Another example is this American sweetgum (Liquidambar styraciflua) at the same location, a lone tree among a lot of greenery that showed off a patchwork quilt of colors all by itself. A broader landscape shot would only have diminished the impact of the colors and would hardly have expressed “fall” in any significant way, so going in close was necessary to bring the impact of the contrasting colors. The sweetgum, and a couple varieties of maple, seem to be the only species in the area that develop vivid reds before shedding the leaves, but I could be wrong about that – identifying trees has never been my strong point. Mostly, what we see are yellows and browns, so fall colors tend to still be almost monochromatic until we stumble upon one of the more colorful trees.
It’s this kind of thing that almost forces me to select the autumn compositions that I do, but also that it’s a little trite to shoot nothing but landscapes of multi-colored trees; that’s what people expect, and what the vast majority of images from this time of year show. Areas with maples and aspens will always be more dramatic than what is available locally, but there are other ways of expressing the season and providing visual impact than broad landscape shots, and below sits another example. Though this style is enough of a favorite of mine that it is becoming ‘trite’ for me, I’m still please with how the green shoots framed the flame-colored leaf, and how the grey undersides provided a different color element not often seen. This was just a tiny patch of leaves on the surface of a creek, in a quiet area where the water grew still, and I could decide which leaves and how many appeared in the frame.
Note, too, that the light conditions helped a bit, being under enough of a forest canopy to be ‘overcast.’ Brighter light would have increased the contrast and might even have bleached out some of the colors in places, but capturing a bit of clear blue sky in the water’s reflection might have made an entirely different composition. Different elements and conditions provide for different styles and effects.
Now we get to some of the critters. Almost all of the images in this post came from two visits to the same area, the one mentioned in the previous post, an old stomping ground of mine (actually, Florida should most be considered my stomping ground, since that’s where I usually encountered fire ants and had to dislodge them from my sandals and feet – maybe I should call Florida my stomping, slapping, and cursing ground.) And there are two traits of wooded trails at this time of year. The first is, the falling leaves are quite capable of obscuring any subtle trail, to the point where finding the path can be difficult and might require some esoteric trail-spotting tricks (such as the slight swales or hollows that come from foot traffic, or the easiest openings through the underbrush that people gravitate towards.)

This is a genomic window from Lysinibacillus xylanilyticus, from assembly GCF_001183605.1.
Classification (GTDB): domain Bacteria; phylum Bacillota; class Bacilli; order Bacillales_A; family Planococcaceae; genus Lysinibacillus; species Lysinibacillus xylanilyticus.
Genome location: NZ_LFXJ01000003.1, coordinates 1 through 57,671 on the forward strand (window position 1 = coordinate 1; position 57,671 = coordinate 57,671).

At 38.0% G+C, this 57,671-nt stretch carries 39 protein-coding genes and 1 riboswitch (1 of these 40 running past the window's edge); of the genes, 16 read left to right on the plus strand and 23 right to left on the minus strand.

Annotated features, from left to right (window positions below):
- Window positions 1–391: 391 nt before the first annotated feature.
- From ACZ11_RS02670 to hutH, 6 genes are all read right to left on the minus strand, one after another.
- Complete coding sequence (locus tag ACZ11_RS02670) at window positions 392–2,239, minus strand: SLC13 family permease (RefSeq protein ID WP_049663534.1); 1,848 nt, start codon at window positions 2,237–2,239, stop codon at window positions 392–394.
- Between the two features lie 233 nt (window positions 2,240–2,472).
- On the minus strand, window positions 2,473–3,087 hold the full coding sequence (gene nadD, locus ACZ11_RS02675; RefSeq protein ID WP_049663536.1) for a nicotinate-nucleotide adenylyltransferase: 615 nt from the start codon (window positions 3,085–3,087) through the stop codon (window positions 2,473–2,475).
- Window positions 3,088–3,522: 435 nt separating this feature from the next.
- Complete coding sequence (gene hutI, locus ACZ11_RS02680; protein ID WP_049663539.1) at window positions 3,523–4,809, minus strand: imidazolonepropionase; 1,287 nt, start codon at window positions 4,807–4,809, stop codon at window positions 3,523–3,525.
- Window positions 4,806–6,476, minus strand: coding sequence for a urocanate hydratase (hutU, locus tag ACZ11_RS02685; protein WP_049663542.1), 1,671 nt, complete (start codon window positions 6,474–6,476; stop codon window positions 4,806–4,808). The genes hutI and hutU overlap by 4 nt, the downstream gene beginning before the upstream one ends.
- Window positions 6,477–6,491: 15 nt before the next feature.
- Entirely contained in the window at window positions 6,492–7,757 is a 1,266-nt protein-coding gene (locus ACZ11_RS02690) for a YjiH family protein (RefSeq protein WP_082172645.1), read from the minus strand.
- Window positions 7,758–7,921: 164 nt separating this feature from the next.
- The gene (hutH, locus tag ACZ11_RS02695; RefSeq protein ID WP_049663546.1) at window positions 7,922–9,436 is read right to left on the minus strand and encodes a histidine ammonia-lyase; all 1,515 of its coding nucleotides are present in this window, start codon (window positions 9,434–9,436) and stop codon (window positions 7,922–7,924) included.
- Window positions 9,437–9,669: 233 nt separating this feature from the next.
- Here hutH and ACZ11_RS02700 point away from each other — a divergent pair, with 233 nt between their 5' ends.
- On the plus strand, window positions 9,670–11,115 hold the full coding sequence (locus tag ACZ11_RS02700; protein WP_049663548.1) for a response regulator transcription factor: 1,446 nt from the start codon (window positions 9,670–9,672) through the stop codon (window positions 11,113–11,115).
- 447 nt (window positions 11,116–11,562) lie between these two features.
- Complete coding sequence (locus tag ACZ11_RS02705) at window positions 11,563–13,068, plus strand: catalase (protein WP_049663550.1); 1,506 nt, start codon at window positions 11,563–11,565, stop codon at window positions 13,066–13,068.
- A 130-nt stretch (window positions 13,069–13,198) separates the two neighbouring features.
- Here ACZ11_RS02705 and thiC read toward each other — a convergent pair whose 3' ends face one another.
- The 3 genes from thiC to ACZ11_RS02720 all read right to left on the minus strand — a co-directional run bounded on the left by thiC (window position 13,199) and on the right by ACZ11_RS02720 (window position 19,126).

The other trait is, such ground cover can make it really hard to spot venomous snakes that have chosen to sprawl where one is walking. This image doesn’t exactly illustrate this, because this one is not at all hard to spot and also isn’t venomous: this is a black rat snake (presently Pantherophis obsoletus) that’s just shy of a meter in length. Paths are slightly more attractive to snakes at this time of year because they often present regions of low grasses or undergrowth and thus more exposed to the sun, which is important to ectothermic species when the nights gets much cooler; sidewalks and asphalt roads are more attractive still. So when it comes to species like copperheads with camouflage coloration, the risk of encountering one rises significantly, which meant I was watching my path very critically, and even more so after this one demonstrated that yes, the potential wasn’t just imaginary.
My subject here was much more cooperative than I imagined it would be. It was mid-afternoon, more than warm enough by this time, and I expected snakes to have all the energy they needed, but this one stayed put as I got the initial picture at right, then slipped slowly around it off the path and came in from the front, trying (as always) for my portrait angle. Very often, this takes some low and awkward positions, and it’s next to impossible to stay ‘clean’ when doing so, but I find the effort to be well worth it. I managed to get quite close to this one before it finally decided I was too threatening and bolted for cover. I’ve seen this kind of behavior when species are surrounded by a lot of open space, where getting into obscuring grasses takes longer and the unconcealed movement might attract predators, but this one could disappear within its own body length, so it was a little surprising. I appreciated the cooperation.
That sharp kink in the neck, drawing the head back, is a warning sign, and generally means you should keep clear, but I’ve been bitten by black rat snakes more times than I can count, despite the fact that they’re far from being a species that bites quickly (they’re much more likely to poop on you,) and the bites really are trivial. This one never attempted to strike, it was just suspicious of my slow approach from the front, which often fails to trigger the ‘danger’ signals within their brains. Had I moved faster I likely would have provoked a strike at least, even if just a half-hearted warning jab.